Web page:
The Brotherhood of Sleeping Car Porters was the first national union of any profession to be organized by African Americans. For over five decades, the brotherhood worked to oppose racism and class prejudice in hiring practices, both within and outside the transportation industry, and many of its members became leaders of the 1960’s Civil Rights movement.
The Brotherhood of Sleeping Car Porters was secretly organized on August 25, 1925, under the leadership of journalist and activist A. Philip
The union’s creation challenged the severely restrictive labor policies of the privately held Pullman Company, the chief manufacturer and operator of railroad sleeping cars in the American market. The company did not recognize the legitimacy of independent labor organizations and refused to deal with them, preferring instead to maintain a company union under its complete control. The first nine years of the brotherhood’s existence were marked by struggles not only against the company but also against white organized labor organizations such as the American Federation of Labor, which were indifferent to racially
A. Philip Randolph.
The economic impact of the Great Depression provided the brotherhood with opportunities more effectively to challenge unfair practices, and the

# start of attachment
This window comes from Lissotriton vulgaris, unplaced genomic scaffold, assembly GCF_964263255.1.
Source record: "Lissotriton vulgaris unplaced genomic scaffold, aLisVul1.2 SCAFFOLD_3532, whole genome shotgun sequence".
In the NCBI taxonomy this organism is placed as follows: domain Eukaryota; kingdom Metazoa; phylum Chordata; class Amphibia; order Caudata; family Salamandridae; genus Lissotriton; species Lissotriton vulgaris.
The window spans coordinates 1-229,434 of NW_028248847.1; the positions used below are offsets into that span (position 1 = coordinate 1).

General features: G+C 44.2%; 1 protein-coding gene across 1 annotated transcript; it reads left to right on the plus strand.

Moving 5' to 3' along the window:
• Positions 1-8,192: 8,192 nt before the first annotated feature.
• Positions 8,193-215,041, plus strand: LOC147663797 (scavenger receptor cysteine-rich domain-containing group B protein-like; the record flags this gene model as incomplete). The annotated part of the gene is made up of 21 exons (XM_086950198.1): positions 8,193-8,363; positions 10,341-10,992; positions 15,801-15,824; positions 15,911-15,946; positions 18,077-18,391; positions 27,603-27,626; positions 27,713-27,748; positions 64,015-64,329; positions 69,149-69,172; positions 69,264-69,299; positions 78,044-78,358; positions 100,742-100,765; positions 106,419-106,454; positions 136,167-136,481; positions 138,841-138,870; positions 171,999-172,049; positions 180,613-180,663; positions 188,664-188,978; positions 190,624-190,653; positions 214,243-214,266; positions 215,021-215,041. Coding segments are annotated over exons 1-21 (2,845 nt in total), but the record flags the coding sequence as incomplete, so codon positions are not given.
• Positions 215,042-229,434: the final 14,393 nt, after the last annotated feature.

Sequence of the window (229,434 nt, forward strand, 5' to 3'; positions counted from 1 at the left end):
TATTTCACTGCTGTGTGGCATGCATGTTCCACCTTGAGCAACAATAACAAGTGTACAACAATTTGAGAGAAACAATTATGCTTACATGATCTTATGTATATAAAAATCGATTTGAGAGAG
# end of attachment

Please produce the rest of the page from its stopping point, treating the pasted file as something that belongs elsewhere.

The interstate mobility of the brotherhood’s members also allowed them to use the rails as a network over which information and strategies could be widely shared. The union helped create local chapters of the National Association for the Advancement of Colored People (NAACP) and distributed copies of the Chicago Defender across the South to educate prospective migrants seeking jobs in the North and Midwest about the job markets they would find in those regions.
On February 28, 1978, the brotherhood merged with the Brotherhood of Railway and Airline Clerks. This merger reflected the diminished importance of railway travel in the United States, the 1970 collapse of the Penn Central Railroad (which had merged with the Pullman Company), and a decline in the union’s membership that was due to the aging and changing employment patterns of African Americans in the national workforce.
Chateuvert, Melinda. Marching Together: Women of the Brotherhood of Sleeping Car Porters. Urbana: University of Illinois Press, 1998. Harris, William H. Keeping the Faith: A. Philip Randolph, Milton P. Webster, and the Brotherhood of Sleeping Car Porters. Urbana: University of Illinois Press, 1977. Wilson, Joseph W. Tearing Down the Color Bar: A Documentary History and Analysis of the Brotherhood of Sleeping Car Porters. New York: Columbia University Press, 1989.
A. Philip Randolph
World War II